Recognizing Quality Montessori Environments                   


When one first observes a Montessori classroom, one might be struck by the independent and concentrated activity of the children in it. The children choose activities from the shelves, work purposefully with them, clean them up and then, put them back where they found them. Children work individually or in small groups. There is a hum of activity as the children interact with each other and with the adults. Children are learning by doing. They are using the materials to learn about the qualities of the world and to acquire basic concepts. They are shown how to use the materials, but are then free to explore, to make mistakes and to repeat activities as their interest guides them. One observes children helping children and children acting independently with focussed attention and joy.

This way of learning is due in part to the non-traditional role of the Montessori teacher or guide. There is one Montessori trained teacher who gives presentations to individual children or small groups and an assistant who observes and guides the children as necessary. The Montessori teacher moves about throughout the classroom at the level of the children giving new presentations, reinforcing previous concepts and directing children as needed.

The Montessori classroom is a carefully prepared learning environment with a full range of Montessori materials suited to the developmental needs of the children within it. Overall, it is an orderly environment with furniture and equipment sized for the specific age group. The materials must be clean and in very good condition in order to attract the children. The Montessori materials provide a springboard from which the children abstract basic concepts. They have ample time to pursue projects which interest them. This feeds their natural curiosity, intrinsic motivation and love of learning. In the Infant/toddler community (15 months - 3 years) there are activities to promote motor control and coordination, the development and enrichment of language and to support the child's natural urge for independence. The Children's House (ages 3-6 years) is organized into the areas Practical Life, Sensorial, Language and Mathematics. It also provides extension of the sensorial and language activities into the areas of Geography, Biology, Botany, Zoology, Art and Music. At the Elementary level (ages 6-12 years) the teacher gives presentations in small groups and the children pursue work in a research style of learning. At this age, the presentations are designed to spark the children's imagination and natural desire to learn about the world around them and their place in it. The work includes geography, biology, history, language, mathematics, science, art and music. Children are encouraged to extend their exploration of these areas beyond the classroom, by making trips to community resources such as, libraries, museums, science centres, etc.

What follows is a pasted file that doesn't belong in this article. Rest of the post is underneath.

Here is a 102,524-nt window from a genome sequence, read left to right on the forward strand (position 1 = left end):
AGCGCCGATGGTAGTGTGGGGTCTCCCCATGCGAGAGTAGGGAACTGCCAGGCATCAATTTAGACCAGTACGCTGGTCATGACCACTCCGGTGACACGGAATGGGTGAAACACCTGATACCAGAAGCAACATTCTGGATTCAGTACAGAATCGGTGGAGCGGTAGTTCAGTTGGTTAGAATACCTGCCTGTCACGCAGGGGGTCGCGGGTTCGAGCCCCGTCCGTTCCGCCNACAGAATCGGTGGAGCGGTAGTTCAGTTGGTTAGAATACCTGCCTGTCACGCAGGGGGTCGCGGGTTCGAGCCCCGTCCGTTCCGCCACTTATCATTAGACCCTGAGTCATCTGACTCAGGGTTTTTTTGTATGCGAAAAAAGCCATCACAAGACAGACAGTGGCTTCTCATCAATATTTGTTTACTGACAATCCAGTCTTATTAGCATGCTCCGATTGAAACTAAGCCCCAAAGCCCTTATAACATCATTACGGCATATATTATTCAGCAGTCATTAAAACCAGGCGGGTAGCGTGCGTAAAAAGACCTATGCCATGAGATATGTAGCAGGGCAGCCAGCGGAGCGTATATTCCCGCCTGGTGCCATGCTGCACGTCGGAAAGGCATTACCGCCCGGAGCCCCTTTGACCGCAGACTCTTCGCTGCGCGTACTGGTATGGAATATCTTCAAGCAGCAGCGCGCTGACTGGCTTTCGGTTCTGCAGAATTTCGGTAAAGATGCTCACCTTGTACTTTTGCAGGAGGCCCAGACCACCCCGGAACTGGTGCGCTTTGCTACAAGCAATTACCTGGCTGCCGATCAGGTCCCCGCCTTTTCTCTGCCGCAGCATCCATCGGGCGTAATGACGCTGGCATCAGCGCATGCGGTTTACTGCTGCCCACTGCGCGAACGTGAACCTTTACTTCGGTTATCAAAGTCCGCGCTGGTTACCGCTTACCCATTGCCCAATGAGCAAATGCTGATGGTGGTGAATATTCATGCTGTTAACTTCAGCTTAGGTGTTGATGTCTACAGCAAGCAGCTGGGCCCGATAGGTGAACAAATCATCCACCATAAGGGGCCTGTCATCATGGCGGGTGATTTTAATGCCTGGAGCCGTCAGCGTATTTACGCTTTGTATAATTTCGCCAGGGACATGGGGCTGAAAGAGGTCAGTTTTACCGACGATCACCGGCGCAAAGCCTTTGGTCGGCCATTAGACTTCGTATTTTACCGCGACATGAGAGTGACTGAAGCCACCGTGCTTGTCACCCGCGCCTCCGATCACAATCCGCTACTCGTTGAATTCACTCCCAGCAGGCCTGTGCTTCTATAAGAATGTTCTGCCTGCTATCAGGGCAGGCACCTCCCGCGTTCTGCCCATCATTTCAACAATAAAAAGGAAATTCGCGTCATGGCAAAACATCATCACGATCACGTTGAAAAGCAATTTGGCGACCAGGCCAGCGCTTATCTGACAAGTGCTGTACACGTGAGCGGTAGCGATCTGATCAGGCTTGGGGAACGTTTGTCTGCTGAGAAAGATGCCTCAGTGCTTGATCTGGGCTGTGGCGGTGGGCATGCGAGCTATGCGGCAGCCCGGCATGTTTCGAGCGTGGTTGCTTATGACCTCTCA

The uninterrupted work cycle allows the children ample time to choose activities and to repeat them as long as they wish. The lack of interruptions facilitates the development of extended concentration and focussed attention. Children have time to complete long activities and to become deeply engaged.

The Montessori program runs consistently five days per week for children aged 3-12 years. Children aged 0-3 years attend a minimum of four consecutive days per week. This consistency is important for the young child who responds to routine and order by feeling secure and safe.

Socially, the Montessori environment is a community of children. This community consists of a mixed age group. These groupings will be 15 months to 2.5 or 3 years for the Infant Community; 3-6 years for the Children's House and 6-9 years, 9-12 years or 6-12 years for the Elementary Level. The span of ages within the group creates a learning environment which contains a great range in the type and complexity of activities being taught and being learned. Younger children observe the work of older children and older children spontaneously care for and help younger ones. This reduces competition in the learning process and instead nurtures a collaborative learning environment.

Large class sizes facilitate the social development within the community by increasing the number of children and the number of opportunities for social interaction. It also increases the dynamic of the learning atmosphere because there will be more activities underway and greater variation in those activities. This dynamic spurs interest and spontaneous choices amongst the children.


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